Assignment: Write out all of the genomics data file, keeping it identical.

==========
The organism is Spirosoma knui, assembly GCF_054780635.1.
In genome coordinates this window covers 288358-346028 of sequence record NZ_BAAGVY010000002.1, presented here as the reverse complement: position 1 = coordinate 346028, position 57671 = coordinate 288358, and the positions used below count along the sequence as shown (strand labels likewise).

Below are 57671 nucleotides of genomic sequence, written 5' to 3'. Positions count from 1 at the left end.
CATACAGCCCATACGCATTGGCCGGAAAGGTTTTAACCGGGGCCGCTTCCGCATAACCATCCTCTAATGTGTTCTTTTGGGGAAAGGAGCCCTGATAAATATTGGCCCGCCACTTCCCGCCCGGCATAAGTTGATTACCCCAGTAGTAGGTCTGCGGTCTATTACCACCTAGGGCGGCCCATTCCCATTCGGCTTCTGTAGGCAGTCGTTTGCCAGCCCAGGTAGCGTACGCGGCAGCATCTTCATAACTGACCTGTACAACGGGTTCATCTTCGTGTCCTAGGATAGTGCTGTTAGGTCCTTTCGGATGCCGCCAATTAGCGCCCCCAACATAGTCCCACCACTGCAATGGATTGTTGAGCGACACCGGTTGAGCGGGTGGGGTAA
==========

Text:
The organism is Spirosoma knui, assembly GCF_054780635.1.
In genome coordinates this window covers 288358-346028 of sequence record NZ_BAAGVY010000002.1, presented here as the reverse complement: position 1 = coordinate 346028, position 57671 = coordinate 288358, and the positions used below count along the sequence as shown (strand labels likewise).

Below are 57671 nucleotides of genomic sequence, written 5' to 3'. Positions count from 1 at the left end.
CATACAGCCCATACGCATTGGCCGGAAAGGTTTTAACCGGGGCCGCTTCCGCATAACCATCCTCTAATGTGTTCTTTTGGGGAAAGGAGCCCTGATAAATATTGGCCCGCCACTTCCCGCCCGGCATAAGTTGATTACCCCAGTAGTAGGTCTGCGGTCTATTACCACCTAGGGCGGCCCATTCCCATTCGGCTTCTGTAGGCAGTCGTTTGCCAGCCCAGGTAGCGTACGCGGCAGCATCTTCATAACTGACCTGTACAACGGGTTCATCTTCGTGTCCTAGGATAGTGCTGTTAGGTCCTTTCGGATGCCGCCAATTAGCGCCCCCAACATAGTCCCACCACTGCAATGGATTGTTGAGCGACACCGGTTGAGCGGGTGGGGTAA